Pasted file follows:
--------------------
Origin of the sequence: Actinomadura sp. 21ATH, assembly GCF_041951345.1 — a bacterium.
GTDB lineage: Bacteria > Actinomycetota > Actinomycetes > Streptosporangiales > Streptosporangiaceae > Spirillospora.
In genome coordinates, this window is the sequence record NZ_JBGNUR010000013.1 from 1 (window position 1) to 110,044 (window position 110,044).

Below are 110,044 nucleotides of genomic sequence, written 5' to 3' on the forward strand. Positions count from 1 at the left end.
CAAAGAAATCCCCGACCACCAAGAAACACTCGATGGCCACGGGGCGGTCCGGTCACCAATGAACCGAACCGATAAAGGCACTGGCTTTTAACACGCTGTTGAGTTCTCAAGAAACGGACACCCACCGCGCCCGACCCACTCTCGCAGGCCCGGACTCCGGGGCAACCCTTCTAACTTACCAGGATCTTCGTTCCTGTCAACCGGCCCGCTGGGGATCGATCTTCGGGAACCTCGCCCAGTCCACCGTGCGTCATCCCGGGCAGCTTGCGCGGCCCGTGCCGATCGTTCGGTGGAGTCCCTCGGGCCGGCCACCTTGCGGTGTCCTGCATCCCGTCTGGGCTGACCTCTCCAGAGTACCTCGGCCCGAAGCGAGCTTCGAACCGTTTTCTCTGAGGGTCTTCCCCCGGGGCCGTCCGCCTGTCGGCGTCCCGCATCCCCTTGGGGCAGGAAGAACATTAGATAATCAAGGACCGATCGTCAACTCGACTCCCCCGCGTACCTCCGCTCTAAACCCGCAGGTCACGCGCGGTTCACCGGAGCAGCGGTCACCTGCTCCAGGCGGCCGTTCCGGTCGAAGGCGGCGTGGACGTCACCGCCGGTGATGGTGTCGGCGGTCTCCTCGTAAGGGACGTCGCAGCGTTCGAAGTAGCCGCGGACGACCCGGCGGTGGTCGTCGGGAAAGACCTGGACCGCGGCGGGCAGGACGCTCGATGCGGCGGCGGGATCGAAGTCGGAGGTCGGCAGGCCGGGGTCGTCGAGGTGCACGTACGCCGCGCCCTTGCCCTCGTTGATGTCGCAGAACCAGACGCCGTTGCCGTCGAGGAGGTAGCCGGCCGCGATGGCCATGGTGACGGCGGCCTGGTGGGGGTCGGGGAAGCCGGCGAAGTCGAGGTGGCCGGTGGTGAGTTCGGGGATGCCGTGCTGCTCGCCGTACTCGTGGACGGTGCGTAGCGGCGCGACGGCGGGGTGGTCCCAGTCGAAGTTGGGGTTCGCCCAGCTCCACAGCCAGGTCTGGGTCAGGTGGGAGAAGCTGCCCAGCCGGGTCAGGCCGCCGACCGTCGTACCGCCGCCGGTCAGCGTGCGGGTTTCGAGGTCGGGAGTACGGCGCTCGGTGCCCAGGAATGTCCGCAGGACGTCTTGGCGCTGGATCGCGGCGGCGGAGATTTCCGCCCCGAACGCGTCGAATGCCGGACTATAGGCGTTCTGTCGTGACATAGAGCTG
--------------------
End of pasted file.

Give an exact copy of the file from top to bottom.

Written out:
Origin of the sequence: Actinomadura sp. 21ATH, assembly GCF_041951345.1 — a bacterium.
GTDB lineage: Bacteria > Actinomycetota > Actinomycetes > Streptosporangiales > Streptosporangiaceae > Spirillospora.
In genome coordinates, this window is the sequence record NZ_JBGNUR010000013.1 from 1 (window position 1) to 110,044 (window position 110,044).

Below are 110,044 nucleotides of genomic sequence, written 5' to 3' on the forward strand. Positions count from 1 at the left end.
CAAAGAAATCCCCGACCACCAAGAAACACTCGATGGCCACGGGGCGGTCCGGTCACCAATGAACCGAACCGATAAAGGCACTGGCTTTTAACACGCTGTTGAGTTCTCAAGAAACGGACACCCACCGCGCCCGACCCACTCTCGCAGGCCCGGACTCCGGGGCAACCCTTCTAACTTACCAGGATCTTCGTTCCTGTCAACCGGCCCGCTGGGGATCGATCTTCGGGAACCTCGCCCAGTCCACCGTGCGTCATCCCGGGCAGCTTGCGCGGCCCGTGCCGATCGTTCGGTGGAGTCCCTCGGGCCGGCCACCTTGCGGTGTCCTGCATCCCGTCTGGGCTGACCTCTCCAGAGTACCTCGGCCCGAAGCGAGCTTCGAACCGTTTTCTCTGAGGGTCTTCCCCCGGGGCCGTCCGCCTGTCGGCGTCCCGCATCCCCTTGGGGCAGGAAGAACATTAGATAATCAAGGACCGATCGTCAACTCGACTCCCCCGCGTACCTCCGCTCTAAACCCGCAGGTCACGCGCGGTTCACCGGAGCAGCGGTCACCTGCTCCAGGCGGCCGTTCCGGTCGAAGGCGGCGTGGACGTCACCGCCGGTGATGGTGTCGGCGGTCTCCTCGTAAGGGACGTCGCAGCGTTCGAAGTAGCCGCGGACGACCCGGCGGTGGTCGTCGGGAAAGACCTGGACCGCGGCGGGCAGGACGCTCGATGCGGCGGCGGGATCGAAGTCGGAGGTCGGCAGGCCGGGGTCGTCGAGGTGCACGTACGCCGCGCCCTTGCCCTCGTTGATGTCGCAGAACCAGACGCCGTTGCCGTCGAGGAGGTAGCCGGCCGCGATGGCCATGGTGACGGCGGCCTGGTGGGGGTCGGGGAAGCCGGCGAAGTCGAGGTGGCCGGTGGTGAGTTCGGGGATGCCGTGCTGCTCGCCGTACTCGTGGACGGTGCGTAGCGGCGCGACGGCGGGGTGGTCCCAGTCGAAGTTGGGGTTCGCCCAGCTCCACAGCCAGGTCTGGGTCAGGTGGGAGAAGCTGCCCAGCCGGGTCAGGCCGCCGACCGTCGTACCGCCGCCGGTCAGCGTGCGGGTTTCGAGGTCGGGAGTACGGCGCTCGGTGCCCAGGAATGTCCGCAGGACGTCTTGGCGCTGGATCGCGGCGGCGGAGATTTCCGCCCCGAACGCGTCGAATGCCGGACTATAGGCGTTCTGTCGTGACATAGAGCTG